The parent company of financial advice firm Saunderson House and pension platform James Hay is being sold to private equity company Epiris for £206m ($272m, €240m).
The offer, which works out at 193p per share, will see SaintMichelCo (Bidco), a wholly-owned subsidiary of Epiris, acquire the entire share capital of IFG Group.
This deal comes a year after IFG put Saunderson House up for sale, only for it to be pulled off the market in April.
Kathryn Purves, chief executive of IFG, said: “We are pleased to be announcing this transaction today and believe it is an excellent outcome for shareholders, for the company, and for our clients.
“The offer by Epiris represents a compelling opportunity for shareholders to realise an immediate and attractive cash value for their shareholding in IFG today.
“In addition, our employees and clients will benefit under the ownership of Epiris which should help accelerate the delivery of IFG’s strategic objectives and the underlying strategies of James Hay and Saunderson House.”
The deal will be implemented by means of a High Court sanctioned scheme of arrangement.
It is conditional on the approval by IFG shareholders, the sanction of the scheme and the confirmation of the reduction of capital by the High Court and receipt of required regulatory and other necessary approvals.
Epiris believes that “under private ownership and supported by Epiris’ expertise in the sector, James Hay and Saunderson House will be better able to capitalise on potential opportunities within their core markets”.
The first half of 2018 was a tumultuous time for IFG following the aborted sale of Saunderson House.
Announced in February, IFG stated that it had received “several unsolicited approaches” and determined that selling Saunderson would create “greater value for shareholders”.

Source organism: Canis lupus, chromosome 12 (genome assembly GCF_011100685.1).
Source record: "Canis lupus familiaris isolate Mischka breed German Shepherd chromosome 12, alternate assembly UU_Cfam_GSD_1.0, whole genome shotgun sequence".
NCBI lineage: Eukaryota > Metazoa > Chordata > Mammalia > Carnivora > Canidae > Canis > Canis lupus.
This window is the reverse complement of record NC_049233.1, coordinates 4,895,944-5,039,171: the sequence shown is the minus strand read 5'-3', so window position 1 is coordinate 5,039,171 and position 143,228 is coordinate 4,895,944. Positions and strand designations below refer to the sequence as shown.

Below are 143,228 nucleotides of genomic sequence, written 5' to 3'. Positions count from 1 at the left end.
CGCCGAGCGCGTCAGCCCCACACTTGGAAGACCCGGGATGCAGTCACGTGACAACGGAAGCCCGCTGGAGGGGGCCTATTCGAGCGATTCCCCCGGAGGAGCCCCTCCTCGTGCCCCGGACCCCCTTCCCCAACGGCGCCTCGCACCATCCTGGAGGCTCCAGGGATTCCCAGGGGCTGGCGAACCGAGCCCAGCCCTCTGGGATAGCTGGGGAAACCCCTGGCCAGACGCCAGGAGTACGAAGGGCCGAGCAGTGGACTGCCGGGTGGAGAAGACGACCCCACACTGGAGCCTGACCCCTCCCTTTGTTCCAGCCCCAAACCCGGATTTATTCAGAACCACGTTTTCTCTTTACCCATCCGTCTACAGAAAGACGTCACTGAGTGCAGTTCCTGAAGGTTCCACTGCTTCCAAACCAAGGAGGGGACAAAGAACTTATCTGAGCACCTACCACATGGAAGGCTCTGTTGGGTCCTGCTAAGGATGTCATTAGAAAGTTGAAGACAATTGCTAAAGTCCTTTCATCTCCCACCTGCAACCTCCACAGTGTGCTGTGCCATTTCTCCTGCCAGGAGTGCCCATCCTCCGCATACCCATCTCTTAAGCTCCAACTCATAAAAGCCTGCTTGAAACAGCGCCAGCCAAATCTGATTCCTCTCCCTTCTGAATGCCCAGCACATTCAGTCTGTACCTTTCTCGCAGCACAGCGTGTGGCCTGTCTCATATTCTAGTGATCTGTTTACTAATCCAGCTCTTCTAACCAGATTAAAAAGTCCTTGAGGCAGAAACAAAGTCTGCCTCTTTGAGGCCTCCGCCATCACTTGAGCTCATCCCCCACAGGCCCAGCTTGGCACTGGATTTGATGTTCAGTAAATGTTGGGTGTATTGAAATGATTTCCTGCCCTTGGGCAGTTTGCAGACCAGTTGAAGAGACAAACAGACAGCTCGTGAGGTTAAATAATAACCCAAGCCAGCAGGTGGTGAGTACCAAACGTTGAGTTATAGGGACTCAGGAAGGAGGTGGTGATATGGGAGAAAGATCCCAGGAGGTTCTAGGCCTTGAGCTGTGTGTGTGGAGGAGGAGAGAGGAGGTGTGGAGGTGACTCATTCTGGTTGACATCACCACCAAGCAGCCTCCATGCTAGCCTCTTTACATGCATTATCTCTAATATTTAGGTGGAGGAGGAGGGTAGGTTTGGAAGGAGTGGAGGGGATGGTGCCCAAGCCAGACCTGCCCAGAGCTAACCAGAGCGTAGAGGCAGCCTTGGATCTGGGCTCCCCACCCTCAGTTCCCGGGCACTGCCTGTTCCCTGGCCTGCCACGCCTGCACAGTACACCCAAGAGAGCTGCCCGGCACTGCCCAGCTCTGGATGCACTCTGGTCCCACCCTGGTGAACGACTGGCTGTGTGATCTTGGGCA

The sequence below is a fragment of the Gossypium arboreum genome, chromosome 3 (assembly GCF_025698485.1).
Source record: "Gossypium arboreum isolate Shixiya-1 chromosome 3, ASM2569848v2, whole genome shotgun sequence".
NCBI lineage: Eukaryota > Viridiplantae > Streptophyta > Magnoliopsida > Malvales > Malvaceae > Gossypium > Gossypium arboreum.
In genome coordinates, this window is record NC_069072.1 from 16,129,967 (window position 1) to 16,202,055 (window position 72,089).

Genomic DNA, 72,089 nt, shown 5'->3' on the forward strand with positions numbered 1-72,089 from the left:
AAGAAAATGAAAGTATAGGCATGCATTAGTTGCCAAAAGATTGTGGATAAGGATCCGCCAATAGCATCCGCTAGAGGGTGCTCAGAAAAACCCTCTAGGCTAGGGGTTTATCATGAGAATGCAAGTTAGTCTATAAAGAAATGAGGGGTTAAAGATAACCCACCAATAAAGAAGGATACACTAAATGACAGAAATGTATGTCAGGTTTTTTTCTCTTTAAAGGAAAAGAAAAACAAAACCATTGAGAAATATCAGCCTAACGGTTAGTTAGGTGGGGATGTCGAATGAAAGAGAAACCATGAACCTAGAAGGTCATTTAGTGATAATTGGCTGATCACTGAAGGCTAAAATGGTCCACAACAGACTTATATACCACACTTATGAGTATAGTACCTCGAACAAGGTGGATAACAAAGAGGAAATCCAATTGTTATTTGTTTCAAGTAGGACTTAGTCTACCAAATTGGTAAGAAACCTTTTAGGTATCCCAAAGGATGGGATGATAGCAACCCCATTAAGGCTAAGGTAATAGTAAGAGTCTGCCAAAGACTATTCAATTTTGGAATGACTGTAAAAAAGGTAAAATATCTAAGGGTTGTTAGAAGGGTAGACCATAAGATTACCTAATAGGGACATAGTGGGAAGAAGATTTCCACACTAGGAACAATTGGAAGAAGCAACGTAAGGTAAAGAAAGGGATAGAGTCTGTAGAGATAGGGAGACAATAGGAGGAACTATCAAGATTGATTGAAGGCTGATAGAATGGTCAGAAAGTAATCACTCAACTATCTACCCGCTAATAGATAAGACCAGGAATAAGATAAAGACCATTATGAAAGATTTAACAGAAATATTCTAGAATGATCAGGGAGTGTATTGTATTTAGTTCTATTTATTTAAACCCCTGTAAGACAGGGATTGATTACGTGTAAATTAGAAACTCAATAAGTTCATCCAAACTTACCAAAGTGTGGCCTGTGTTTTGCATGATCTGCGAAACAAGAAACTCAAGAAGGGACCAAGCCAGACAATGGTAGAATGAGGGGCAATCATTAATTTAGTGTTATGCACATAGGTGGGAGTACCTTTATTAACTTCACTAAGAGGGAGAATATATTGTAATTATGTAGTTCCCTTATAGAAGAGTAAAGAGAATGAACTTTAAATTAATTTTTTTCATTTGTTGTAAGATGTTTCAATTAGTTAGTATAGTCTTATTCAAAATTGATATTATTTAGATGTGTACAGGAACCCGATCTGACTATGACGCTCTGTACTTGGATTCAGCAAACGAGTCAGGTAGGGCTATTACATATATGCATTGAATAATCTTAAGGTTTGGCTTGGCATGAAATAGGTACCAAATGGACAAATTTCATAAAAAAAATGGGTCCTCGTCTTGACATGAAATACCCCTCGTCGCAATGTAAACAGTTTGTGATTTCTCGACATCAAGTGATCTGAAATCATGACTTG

But the advice firm was pulled off the market in April, with the group setting up a £3m loyalty bonus scheme to retain adviser talent.
The U-turn also saw group chief executive John Cotter and chair John Gallagher swiftly exit the business.
In May, IFG confirmed that the firm’s brief spell on the market would hit future client acquisitions.
The acquisition was announced within IFG’s end of year results, published on 25 March 2019.
|James Hay results||2018||2017|
|Assets under administration||£25.3bn||£25.5bn|
|Adjusted operating rate||£10.3m||£6.1m|
It was, however, affected by weaker investment markets and a decline in defined benefit (DB) transfer volumes, which reduced new business volumes compared to the prior year.
The firm said James Hay had an increase in revenue in 2018, driven by pricing changes in 2017 and an increase in margin on cash as interest rates have risen.
The results also said that £4.9m had been set aside for potential sanctions by HM Revenue and Customs over issues with James Hay’s legacy dual trustee book.
|Saunderson House results||2018||2017|
|Assets under advice||£4.9bn||£5.1bn|
|Adjusted operating rate||£7.1m||£8.6m|
IFG said: “During 2018, Saunderson House was required to manage through a sale process which was subsequently cancelled, creating a degree of disruption for both clients and employees.
“Despite this, the business has performed strongly during 2018, demonstrating the strength of its relationships with clients, its brand, service and investment proposition.”